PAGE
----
A few years ago, a pediatrician in my state won “doctor of the year” from the organ procurement agency because she spoke with the parents of a young, fatally injured child and got them to donate organs. I don’t think I’d be able to do it.

In a former job, I did brain death exams on adults at least once a week. I once had to pronounce someone twice because he twitched on the table as they were about to start harvesting organs.

I never considered becoming a medical doctor because (1) the hours seemed insane and (2) I couldn’t handle the reality of the badly burned children I’d seen.

Decades latter, I learn that (1)It’s actually rather rewarding having a job where they really care about the work you are doing, and suck up to you to get you to do things, and (2) It’s very rewarding working with bad burns on small children, because they come in looking like that… and go out healed.

With the specialisation of skills in medicine, some doctors manage to avoid having much to do with patients. Particularly the surgical teams are notorious for this. The surgon and the anaesthetist have to meet the patient maybe twice, most of the surgical nurses not even that. The rest of the time it’s just a body and a task.

Then you have intensive care, where you toughen up or ship out, and the junior medical interns, who often are the doctors who have most patient contact in a hospital, who have a couple of years dealing with real life, and then get to make a decision about how much they can handle…

I witnessed a car accident where an eight-year-old girl was hit and became deeply unconscious. She stopped breathing but I managed to do first aid which got her breathing again. Her mother came on the scene and was naturally hysterical.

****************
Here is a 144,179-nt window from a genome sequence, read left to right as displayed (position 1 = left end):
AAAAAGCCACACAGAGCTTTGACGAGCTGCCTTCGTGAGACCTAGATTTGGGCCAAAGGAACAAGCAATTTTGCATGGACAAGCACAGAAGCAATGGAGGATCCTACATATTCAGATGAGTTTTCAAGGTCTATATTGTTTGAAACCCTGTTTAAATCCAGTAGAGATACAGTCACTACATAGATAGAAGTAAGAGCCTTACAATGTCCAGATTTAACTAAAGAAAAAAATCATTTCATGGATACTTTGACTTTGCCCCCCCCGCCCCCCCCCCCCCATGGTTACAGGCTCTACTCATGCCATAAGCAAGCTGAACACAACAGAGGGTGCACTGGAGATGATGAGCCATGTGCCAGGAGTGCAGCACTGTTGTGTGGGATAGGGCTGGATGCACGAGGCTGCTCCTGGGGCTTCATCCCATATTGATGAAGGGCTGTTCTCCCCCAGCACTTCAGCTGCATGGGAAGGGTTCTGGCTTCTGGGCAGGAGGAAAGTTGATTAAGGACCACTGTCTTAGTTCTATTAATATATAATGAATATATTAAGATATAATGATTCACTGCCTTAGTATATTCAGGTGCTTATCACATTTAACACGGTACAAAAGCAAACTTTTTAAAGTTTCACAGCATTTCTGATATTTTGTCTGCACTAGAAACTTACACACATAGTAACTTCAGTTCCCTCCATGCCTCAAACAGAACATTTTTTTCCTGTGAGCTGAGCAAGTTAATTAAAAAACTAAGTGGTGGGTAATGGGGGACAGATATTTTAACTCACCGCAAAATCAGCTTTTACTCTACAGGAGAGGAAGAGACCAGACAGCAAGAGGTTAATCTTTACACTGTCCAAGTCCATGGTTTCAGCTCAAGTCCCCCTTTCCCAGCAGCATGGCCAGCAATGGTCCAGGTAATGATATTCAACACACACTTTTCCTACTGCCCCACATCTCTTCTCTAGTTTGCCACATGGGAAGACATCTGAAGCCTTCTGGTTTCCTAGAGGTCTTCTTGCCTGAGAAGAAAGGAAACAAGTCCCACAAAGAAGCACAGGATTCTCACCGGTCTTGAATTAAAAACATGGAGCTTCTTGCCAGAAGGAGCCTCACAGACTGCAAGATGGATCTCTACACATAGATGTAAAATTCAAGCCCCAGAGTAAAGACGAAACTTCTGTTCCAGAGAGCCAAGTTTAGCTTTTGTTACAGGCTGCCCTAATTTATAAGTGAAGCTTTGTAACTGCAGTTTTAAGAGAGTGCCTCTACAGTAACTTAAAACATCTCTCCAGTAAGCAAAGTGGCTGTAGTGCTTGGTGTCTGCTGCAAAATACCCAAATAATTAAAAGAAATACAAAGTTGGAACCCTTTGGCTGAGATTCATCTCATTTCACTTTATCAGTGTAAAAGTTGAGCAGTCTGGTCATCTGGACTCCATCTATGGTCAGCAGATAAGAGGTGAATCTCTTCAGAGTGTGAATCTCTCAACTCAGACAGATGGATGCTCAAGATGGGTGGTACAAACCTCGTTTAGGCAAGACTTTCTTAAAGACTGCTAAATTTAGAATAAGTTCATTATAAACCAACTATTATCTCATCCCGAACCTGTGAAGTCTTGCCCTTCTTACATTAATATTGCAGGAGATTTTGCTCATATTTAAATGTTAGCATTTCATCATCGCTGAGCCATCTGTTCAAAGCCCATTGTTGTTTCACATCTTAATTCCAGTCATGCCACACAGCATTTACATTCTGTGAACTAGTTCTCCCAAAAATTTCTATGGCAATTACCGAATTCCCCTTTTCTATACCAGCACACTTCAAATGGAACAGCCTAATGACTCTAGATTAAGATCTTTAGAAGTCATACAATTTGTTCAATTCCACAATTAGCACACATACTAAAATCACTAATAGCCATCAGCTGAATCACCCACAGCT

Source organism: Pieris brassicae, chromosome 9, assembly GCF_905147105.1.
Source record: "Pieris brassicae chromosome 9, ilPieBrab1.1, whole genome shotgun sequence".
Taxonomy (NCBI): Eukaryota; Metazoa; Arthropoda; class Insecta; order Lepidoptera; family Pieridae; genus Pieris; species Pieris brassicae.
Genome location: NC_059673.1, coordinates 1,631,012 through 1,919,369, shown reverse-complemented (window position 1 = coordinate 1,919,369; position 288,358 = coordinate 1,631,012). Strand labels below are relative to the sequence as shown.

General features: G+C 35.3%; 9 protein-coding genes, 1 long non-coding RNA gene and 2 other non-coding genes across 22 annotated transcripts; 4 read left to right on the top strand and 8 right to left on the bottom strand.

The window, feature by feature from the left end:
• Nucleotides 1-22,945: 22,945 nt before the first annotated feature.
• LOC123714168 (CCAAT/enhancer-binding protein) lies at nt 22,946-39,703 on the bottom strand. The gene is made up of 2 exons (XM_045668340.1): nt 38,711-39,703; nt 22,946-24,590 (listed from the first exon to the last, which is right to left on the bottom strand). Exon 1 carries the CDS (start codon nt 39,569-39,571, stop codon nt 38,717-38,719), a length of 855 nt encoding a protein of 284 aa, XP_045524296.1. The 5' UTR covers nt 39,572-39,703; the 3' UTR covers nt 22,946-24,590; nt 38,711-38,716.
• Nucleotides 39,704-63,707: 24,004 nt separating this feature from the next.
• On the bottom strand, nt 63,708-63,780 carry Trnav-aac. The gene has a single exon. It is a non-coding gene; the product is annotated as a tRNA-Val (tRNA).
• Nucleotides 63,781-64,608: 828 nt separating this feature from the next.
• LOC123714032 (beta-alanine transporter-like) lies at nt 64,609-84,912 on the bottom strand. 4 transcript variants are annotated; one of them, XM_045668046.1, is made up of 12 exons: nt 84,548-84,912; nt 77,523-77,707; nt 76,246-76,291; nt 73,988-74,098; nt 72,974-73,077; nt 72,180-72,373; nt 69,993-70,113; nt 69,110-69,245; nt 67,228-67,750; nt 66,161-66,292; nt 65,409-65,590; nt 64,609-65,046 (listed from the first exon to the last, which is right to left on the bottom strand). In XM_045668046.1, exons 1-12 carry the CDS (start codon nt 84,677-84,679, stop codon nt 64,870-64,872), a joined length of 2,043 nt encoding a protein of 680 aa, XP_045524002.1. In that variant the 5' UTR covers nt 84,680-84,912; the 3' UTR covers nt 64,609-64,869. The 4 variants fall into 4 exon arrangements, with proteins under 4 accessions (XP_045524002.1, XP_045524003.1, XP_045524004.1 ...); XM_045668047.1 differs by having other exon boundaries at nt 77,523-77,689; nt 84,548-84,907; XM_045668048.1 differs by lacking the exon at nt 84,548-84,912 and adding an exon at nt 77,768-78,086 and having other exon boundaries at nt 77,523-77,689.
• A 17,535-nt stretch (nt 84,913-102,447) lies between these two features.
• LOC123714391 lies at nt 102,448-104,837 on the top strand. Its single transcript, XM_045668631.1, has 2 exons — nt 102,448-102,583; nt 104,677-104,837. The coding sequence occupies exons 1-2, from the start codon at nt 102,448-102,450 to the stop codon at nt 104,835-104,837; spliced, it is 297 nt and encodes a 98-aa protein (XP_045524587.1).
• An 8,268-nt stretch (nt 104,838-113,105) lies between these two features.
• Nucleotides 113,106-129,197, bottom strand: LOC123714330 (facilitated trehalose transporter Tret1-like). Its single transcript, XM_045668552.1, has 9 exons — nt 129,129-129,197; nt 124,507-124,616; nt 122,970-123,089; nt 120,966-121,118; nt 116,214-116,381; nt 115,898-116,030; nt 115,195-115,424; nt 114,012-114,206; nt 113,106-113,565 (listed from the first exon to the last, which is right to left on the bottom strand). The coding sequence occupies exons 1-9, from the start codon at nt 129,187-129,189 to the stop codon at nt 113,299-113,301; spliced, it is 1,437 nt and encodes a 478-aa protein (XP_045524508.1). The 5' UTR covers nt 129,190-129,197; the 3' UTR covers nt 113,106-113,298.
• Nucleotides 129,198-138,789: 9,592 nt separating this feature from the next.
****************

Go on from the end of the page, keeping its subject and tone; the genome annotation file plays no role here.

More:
Unfortunately, the girl died in the hospital that evening. It was really a shock for me, and I, too wondered how medical professionals could handle it on a frequent basis.

When our first son was born and died, the staff in the children’s hospital were wonderful. I look back in awe of how they performed their jobs in both a professional and sympathetic manner.

My father was a Pediatric Anesthesiologist. I remember one Christmas day when after our breakfast he got ready and went in to work where they removed the cancer ridden leg of a doomed young Chernobyl survivor. He started out in the air force and investigated aviation accidents as part of his duties there. Unbelievably gruesome. As a General Practitioner he spent plenty of time as an emergency room physician and also as a small town doctor where he knew everybody. He gave hints over the years of various things but could not really speak of it much for professional reasons though he would briefly comment on things that disturbed him. He is a caring sensitive man and I know much of it tore him apart inside.

Like many Doctors (and police officers and emergency responders) he is an alcoholic. He is in recovery now for 6 years. He spent time down at Betty Ford in a program that was all Doctors and LEO’s.

He loved his job and it meant everything to him. I wished he could have been helped sooner.